Earlier in the year I surveyed a small segment of ProBlogger readers on their blogging experiences as a way of keeping in touch with the needs of readers.
I asked a variety of questions, but the answers to one particular question stood out to me like a sore thumb, because I saw the same themes emerging again and again.
The question asked bloggers to think about the unrealistic expectations that they had when they started blogging.
Hundreds of bloggers responded, but I was amazed to see the same four themes emerge in almost every response. I thought that putting these unrealistic expectations out there might be helpful for others starting out on their blogging journey.
1. “I thought it’d be easy to come up with regular content.”
Time and time again bloggers reflected that they had never considered how hard it would be to come up with content on a daily or regular basis.
The struggle came down to two main things:
- Ideas: It’s not easy to keep coming up with ideas to write about. Many bloggers run into a road block on this just weeks after starting a blog.
- Time to write the content: Many of those who responded said that they’d expected that they could just whip out posts quickly, but in reality they found it took considerable time to write great posts.
Related to this, respondents reflected on how much time other aspects of blogging can take, including comment moderation, networking, social media, and technicalities and design.
A few bloggers also reflected that they thought that because they “write well,” they expected that they’d automatically be able to “blog well.”
They quickly realized that blogging isn’t just about writing—it’s deeper than that. It’s about communication, relationships, understanding people, and engaging with them (plus a whole heap more).
Blogs don’t just happen—they take time, energy, effort, creativity, and a lot of work.
2. “I thought that if I wrote good posts that my readership would grow.”
If you build it … they don’t necessarily come.
Many bloggers responded that they had completely unrealistic expectations about how easy it was to build readership. They’d heard stories of successful bloggers with millions of readers who seemingly had that success overnight, but found that the reality was that those blogs usually took years to grow.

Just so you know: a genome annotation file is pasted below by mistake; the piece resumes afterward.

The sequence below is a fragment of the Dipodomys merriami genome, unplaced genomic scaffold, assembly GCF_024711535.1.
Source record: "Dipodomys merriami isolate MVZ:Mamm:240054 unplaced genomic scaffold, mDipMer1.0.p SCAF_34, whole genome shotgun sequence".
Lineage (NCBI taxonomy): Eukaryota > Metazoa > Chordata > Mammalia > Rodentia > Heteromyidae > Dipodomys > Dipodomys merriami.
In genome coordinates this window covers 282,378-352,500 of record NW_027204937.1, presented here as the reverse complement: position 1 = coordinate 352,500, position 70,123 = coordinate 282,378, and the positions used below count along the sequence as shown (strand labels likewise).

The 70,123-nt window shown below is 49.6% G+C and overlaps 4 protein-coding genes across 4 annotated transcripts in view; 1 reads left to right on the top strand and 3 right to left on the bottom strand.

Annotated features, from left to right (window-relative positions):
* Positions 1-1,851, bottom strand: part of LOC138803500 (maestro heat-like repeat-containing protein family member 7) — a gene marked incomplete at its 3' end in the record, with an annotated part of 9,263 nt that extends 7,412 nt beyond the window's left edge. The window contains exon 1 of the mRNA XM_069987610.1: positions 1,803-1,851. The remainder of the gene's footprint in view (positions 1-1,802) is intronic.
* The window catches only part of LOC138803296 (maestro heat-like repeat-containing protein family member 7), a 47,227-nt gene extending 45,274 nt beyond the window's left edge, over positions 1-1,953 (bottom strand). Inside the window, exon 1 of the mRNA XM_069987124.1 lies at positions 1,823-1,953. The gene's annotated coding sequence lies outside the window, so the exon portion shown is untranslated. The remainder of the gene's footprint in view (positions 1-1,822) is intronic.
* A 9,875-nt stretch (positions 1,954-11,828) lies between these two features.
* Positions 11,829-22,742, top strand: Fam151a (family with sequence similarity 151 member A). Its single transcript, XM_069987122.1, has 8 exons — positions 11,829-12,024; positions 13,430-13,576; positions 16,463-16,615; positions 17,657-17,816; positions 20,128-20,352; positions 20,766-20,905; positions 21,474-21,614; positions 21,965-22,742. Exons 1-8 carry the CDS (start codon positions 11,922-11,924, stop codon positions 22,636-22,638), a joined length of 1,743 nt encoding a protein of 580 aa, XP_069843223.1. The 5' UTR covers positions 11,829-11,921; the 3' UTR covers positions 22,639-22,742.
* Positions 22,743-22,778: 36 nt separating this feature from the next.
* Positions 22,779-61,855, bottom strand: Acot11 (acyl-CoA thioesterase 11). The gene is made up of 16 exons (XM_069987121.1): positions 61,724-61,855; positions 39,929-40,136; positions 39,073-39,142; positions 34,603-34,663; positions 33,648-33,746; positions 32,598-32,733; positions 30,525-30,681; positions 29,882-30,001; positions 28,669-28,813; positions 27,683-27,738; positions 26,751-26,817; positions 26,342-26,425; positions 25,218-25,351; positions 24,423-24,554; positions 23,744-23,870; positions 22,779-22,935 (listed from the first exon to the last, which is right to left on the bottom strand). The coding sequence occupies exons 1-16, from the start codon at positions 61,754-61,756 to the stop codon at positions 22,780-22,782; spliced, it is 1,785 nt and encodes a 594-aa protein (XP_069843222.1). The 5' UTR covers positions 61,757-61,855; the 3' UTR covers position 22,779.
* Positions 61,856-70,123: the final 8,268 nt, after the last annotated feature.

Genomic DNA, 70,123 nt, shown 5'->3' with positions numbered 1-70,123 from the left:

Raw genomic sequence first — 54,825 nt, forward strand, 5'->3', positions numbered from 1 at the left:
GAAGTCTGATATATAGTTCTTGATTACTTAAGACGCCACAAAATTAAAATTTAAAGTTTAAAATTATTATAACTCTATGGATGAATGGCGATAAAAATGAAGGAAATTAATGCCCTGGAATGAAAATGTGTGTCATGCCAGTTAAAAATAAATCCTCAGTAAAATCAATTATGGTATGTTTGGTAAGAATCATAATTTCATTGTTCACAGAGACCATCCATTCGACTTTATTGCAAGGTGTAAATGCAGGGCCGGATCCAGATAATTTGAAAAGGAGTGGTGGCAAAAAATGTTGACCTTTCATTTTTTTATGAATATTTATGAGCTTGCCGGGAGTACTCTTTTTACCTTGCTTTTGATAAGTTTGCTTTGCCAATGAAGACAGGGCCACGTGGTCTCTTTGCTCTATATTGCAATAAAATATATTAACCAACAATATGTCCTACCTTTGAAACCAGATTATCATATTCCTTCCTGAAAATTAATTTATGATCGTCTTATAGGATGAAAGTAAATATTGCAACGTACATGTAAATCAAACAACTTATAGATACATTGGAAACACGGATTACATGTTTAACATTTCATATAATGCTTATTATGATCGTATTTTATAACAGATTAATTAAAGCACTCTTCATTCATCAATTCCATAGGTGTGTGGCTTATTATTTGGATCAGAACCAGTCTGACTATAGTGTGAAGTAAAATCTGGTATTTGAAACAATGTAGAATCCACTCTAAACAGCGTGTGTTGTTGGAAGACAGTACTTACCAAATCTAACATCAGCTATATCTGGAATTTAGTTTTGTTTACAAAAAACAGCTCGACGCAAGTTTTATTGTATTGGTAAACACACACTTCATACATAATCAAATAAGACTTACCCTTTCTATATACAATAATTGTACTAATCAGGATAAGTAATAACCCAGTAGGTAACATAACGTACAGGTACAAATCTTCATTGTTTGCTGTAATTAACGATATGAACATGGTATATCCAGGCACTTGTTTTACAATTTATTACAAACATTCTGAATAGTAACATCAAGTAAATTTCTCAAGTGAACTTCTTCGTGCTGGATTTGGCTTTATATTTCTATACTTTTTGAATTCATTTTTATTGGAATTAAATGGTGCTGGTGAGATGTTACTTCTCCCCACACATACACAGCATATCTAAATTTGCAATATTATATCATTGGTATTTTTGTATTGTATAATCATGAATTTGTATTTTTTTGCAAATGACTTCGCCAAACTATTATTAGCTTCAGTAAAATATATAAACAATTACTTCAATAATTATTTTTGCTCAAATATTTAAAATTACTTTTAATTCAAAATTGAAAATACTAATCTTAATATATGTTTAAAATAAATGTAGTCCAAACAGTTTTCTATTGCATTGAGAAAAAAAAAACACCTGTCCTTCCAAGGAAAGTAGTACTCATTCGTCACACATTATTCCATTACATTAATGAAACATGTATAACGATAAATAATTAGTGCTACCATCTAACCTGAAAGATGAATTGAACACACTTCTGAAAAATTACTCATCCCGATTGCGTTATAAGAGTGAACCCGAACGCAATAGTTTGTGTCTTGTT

To find readers, you need to do more than write great content—you need to put yourself out there and be interacting in places where your potential reader is. You need to build a presence there.
It won’t be the same for every person, but this can mean getting involved on other sites, social media, guest posting, learning the art of SEO, leveraging other networks, and even attending offline activities like conferences.
Building a great blog is just half of the equation. Then you have to get off it and meet your potential readers wherever they are.
Similarly many bloggers reflected that they thought their blog would grow much faster than it did. The expectation was that things would move fast, but that in reality they had to take a long-term view of it.
3. “I thought that engagement and reader interaction would happen easily.”
Related to the unrealistic expectation of quick and easy traffic was that when readers did come, they’d be ready and willing to interact.
Numerous bloggers reflected that they knew people read their blog by looking at their statistics, but that they rarely heard from those readers or saw them interact—particularly in the comments.
They shared that it took time for them to work out how to draw interactions out of readers and build relationships with them. That rarely happens without the blogger first reaching out and building community.
4. “I thought that making money would be much easier.”
Interestingly, some bloggers reflected that they had built good readerships and interaction with readers, but had found monetizing those reasonably successful blogs more difficult than they expected.
The expectation was that if you attract readers and community, making money would almost look after itself. Unfortunately, this isn’t always the case.
Finding the right way to monetize a blog can be tricky. In some niches it can almost feel impossible. It’s not as simple as slapping some AdSense ads on a site—each blog’s different in terms of how it’s best monetized, and there’s usually a lot of experimentation and trial and error needed to get it right.
What unrealistic expectations did you start with?
I’m sure that there are other false expectations that others will add to this list. I’d be interested in hearing your experience in comments below.